Town flouted access to information act

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After reading the item on access to information — relating to the Access to Information and Protection of Privacy Act (ATIPPA) — in your paper a few days ago, I am writing this letter to share with your readers the experience I had with the town council of Portugal Cove-St. Philip’s when I made an ATIPPA request that should have been straightforward.

In November 2012, I made an ATIPPA request regarding an accounts payable. I wanted to confirm something I had been told which disturbed me. It seems a claim filed against the town more than seven years ago was paid by the current council despite the fact that, based on legal advice provided, two previous councils had dismissed the claim as having no validity. It was information that any resident is entitled to see by going into the town office and asking to see it. For personal reasons, it was more feasible for me to ask for the information via ATIPPA. Hence the response I got was totally unexpected and illogical — “the town could not confirm or deny the existence of the information” I had requested.

I was, to say the least, disgusted with such a response. I consulted the Office of the Privacy Commissioner and subsequently reported the matter to that office. It took several months and two letters from the privacy commissioner to the town, the last one telling them to reconsider and provide the information, pointing out that if they still refused to do so, I had the right to take the matter to the Supreme Court.

That letter, some months later, finally led to my receiving the information I had requested — the confirmation that this council had gone against two previous legal opinions and paid a town resident several thousand dollars.

For a council to refuse its town’s residents access to information to which they are entitled is a flagrant abuse of ATIPPA legislation. And, no, you cannot blame the town staff as they have more experience with ATIPPA than perhaps any other town in the province.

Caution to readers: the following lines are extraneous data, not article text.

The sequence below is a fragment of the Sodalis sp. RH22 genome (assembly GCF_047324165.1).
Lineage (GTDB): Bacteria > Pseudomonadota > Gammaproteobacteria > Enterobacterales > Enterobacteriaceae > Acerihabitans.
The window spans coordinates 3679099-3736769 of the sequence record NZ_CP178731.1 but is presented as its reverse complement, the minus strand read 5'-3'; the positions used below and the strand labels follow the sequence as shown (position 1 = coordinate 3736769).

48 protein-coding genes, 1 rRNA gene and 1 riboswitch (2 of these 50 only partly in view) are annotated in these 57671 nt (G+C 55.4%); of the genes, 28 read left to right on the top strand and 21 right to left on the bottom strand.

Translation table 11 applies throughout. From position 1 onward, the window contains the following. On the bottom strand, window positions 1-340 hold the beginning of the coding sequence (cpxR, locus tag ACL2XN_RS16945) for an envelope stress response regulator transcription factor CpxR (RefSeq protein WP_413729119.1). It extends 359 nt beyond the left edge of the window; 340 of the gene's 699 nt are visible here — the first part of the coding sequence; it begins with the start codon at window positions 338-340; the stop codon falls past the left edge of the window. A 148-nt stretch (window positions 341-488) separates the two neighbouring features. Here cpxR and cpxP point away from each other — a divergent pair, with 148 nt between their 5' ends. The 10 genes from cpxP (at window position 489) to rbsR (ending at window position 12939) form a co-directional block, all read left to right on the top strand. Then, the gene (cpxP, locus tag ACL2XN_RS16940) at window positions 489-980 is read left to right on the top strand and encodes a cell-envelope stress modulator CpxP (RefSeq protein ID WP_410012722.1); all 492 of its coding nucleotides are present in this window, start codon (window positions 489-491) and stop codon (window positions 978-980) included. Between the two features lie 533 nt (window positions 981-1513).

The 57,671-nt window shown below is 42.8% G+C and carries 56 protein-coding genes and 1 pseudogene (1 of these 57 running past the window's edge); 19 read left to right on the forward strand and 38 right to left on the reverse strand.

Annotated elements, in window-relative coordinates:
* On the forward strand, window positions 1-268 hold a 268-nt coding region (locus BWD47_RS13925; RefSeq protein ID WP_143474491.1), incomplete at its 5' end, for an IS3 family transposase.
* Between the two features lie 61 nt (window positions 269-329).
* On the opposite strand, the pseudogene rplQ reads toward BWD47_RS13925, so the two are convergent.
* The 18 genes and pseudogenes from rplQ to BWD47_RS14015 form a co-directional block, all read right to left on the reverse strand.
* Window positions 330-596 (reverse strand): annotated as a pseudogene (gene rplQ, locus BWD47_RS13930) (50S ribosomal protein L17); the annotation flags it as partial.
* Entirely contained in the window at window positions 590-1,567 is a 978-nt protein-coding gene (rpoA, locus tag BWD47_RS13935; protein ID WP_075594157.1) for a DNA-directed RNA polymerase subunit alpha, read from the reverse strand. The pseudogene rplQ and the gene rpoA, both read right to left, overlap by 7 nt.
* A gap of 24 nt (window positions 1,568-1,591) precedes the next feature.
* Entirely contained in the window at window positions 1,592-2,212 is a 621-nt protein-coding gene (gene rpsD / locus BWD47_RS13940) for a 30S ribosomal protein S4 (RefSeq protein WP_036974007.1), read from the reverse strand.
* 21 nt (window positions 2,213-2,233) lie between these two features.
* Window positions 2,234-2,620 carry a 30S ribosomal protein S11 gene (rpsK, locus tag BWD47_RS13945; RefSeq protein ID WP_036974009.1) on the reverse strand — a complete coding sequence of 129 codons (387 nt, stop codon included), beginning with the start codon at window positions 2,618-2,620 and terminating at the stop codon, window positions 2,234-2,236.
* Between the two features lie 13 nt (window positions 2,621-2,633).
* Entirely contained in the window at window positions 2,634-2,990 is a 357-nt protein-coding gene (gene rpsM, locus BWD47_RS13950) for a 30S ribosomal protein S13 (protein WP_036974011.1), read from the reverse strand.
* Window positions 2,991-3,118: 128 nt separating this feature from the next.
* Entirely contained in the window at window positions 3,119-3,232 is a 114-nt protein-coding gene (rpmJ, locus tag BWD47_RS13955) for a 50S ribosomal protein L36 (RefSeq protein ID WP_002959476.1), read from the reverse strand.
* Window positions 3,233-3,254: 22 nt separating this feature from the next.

Emir Andrews

Portugal Cove-St. Philip’s

Organizations: Office of the Privacy Commissioner, Supreme Court

Geographic location: Portugal Cove

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Recent comments

  • Eli
    August 21, 2013 - 10:51

    Too many do-gooders are just not legislators. For many would-be councillors and even MHA's, it's nothing more than a popularity contest. Bingo!, they get elected and then the feet of clay fall off....and there's a financial price for the taxpayers.

  • Where the Sun meets the Sea
    August 20, 2013 - 10:57

    The current council, under the direction of the current mayor, have caused more bad publicity for the town than it has endured in all of the years (combined) since it has been incorporated. We are now learning that the bad publicity is accompanied by price tag. In this case (this news item) the taxpayers of PCSP have paid money to an individual that it should not have. As a result of a recent court ruling the taxpayers of PCSP will have to pay for decisions that the current council should not have taken. On a list of highest taxed on the Avalon Peninsula, taxpayers of PCSP are already almost at the top. The unprofessional and idiotic blunders of the current council makes it a no brainer to bet against moving to the top. Hopefully the new council (after the September election) will begin to repair some of the damage to the towns reputation. However, that hope is contingent on the council being "new".